I’m looking to make a lighter and crispier choux. I was wondering if you think that just using 1 egg yolk and add more egg whites to reach the proper 150g of eggs will work. I use the traditional pate a choux recipe and it takes about an hour to dry them up, and some still have a rather damp center. I want a nice puff, hollow interior and crispy shells. Almost like croissant type of crispy, ya know, if that’s even possible. I know the easiest answer is to try it myself, but I just thought perhaps you have some input.
This recipe should work well for your purposes!
I’ve tried your recipe! unfortunately I wasn’t able to achieve that peak that you would get when you dip your finger into cold water ! Instead my mixture turned out quite watery ! Any solutions to that ?
Sounds like you need to cook the mixture a bit more.
I’m so thrilled I stumbled upon this tutorial! It’s so thorough, but everything is presented so simply that it doesn’t feel overwhelming at all despite the length. It’s truly wonderful. I can’t wait to bring these bad boys to my boyfriend’s hockey game tomorrow.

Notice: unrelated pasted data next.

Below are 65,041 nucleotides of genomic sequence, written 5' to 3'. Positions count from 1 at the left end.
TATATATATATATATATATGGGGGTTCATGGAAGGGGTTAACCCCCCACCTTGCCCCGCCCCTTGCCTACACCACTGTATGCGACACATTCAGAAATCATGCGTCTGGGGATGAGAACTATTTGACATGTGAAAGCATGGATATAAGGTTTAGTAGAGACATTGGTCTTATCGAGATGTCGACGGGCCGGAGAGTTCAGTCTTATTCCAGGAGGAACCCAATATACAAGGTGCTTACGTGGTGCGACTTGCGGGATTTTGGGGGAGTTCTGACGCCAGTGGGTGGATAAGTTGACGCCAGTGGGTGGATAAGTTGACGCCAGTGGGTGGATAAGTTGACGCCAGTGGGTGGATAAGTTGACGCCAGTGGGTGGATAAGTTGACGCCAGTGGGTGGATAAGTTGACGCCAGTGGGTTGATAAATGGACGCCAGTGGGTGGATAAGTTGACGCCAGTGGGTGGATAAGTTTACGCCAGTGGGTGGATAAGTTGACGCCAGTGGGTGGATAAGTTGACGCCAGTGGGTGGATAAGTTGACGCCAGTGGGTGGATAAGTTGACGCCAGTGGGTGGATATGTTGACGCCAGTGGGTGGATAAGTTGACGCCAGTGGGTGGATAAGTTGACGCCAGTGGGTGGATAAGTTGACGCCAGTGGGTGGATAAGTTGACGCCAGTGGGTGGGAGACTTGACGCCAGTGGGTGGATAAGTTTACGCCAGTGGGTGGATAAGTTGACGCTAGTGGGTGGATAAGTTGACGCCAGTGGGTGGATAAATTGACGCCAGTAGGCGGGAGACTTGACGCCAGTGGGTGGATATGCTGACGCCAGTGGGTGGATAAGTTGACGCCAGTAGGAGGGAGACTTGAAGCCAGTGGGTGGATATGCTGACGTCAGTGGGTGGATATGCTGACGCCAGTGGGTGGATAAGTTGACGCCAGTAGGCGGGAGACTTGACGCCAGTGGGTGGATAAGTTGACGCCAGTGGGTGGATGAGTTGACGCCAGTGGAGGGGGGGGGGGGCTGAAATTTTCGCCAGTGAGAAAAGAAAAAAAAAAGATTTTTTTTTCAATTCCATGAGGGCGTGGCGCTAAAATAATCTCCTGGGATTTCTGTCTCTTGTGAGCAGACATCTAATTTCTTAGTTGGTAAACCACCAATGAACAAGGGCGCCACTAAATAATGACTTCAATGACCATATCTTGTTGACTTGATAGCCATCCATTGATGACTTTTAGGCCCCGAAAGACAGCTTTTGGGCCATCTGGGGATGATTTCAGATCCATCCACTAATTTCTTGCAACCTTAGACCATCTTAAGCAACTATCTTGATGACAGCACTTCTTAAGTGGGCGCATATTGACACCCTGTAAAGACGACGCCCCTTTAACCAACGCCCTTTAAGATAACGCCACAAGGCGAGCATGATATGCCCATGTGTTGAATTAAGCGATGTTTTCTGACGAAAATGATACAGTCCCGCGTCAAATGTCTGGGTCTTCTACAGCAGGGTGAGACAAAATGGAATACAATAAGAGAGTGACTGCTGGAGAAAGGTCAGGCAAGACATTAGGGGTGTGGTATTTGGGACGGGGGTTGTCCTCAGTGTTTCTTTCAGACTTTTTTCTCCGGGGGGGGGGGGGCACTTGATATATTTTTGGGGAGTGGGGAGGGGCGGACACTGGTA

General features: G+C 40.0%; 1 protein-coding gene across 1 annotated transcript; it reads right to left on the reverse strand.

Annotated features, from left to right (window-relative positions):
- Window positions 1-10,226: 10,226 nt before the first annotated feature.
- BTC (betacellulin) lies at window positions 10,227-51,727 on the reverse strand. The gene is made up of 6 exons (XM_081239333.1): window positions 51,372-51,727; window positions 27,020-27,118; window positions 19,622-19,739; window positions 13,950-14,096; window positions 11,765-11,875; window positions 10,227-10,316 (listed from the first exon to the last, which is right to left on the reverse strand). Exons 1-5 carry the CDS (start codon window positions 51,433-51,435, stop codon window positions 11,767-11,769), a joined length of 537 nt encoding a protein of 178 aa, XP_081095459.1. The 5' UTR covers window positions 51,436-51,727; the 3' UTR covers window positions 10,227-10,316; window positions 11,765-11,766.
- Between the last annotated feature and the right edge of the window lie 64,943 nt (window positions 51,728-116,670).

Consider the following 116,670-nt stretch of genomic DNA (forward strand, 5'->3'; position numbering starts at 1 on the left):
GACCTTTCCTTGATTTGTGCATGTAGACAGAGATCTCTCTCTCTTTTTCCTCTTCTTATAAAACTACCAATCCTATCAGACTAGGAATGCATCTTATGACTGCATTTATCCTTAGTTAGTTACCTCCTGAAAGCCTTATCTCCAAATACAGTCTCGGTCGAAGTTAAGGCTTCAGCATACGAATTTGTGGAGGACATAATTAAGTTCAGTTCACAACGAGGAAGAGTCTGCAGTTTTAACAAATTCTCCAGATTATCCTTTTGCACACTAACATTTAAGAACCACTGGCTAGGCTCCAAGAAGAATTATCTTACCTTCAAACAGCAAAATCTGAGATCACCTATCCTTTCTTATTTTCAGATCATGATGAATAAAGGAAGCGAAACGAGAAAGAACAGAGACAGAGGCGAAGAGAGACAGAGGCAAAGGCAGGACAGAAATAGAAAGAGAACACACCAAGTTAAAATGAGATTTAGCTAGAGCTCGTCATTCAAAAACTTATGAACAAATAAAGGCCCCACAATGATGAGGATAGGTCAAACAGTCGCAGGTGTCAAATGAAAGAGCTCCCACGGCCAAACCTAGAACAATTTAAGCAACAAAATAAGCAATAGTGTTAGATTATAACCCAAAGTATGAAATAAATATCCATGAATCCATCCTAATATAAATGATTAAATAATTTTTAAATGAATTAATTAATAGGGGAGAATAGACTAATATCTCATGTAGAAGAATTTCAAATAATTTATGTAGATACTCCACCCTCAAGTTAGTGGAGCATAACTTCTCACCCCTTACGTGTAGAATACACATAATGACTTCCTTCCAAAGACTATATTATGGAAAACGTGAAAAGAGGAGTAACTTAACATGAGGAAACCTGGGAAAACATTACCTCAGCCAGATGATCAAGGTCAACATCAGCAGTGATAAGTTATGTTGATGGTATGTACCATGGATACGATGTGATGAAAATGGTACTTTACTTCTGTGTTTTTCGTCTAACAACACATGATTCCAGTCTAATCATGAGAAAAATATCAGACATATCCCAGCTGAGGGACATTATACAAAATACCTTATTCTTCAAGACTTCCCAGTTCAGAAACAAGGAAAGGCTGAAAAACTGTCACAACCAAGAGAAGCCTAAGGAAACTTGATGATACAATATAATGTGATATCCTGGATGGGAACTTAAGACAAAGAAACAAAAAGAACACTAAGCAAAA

I have a few questions, but I don’t think you’ll see this before I actually make them, so I’ll have to keep it in mind for next time.
1. I saw in the comments that you use a convection setting. Do you have any recommended changes in oven temperature for those without a convection setting on their oven?
2. I checked out your profiteroles post, where the baking temperature is initially 400 and then lower it to 350 for the remaining time. The post is from 2012 and you state here to use this formula, but I am wondering where you stand on the time and temperature for baking them.
I’m going to play around with this tonight. It’s a good thing the guys aren’t picky.
Thanks again for the wonderful post!
Use the time and temperature listed here, not in the old post. Also, I don’t think you need any temperature changes if you don’t have convection. Should be okay.
That’s what I ended up doing. The only issue I had was that I piped them on the small side, but that’s on me. They turned out wonderfully, though.
what if the oven has a fan in it….fan based oven would that effect the baking.
thank you so much for this recipe! My first attempt was reasonably successful :)
I have a question about piping – I can’t seem to find a 1.5cm nozzle easily. I used a smaller nozzle 0.6cm for my first batch and obviously the eclair didn’t have enough height. Any advice?
Umm.. try finding one is the best I can offer! Check out Amazon, perhaps?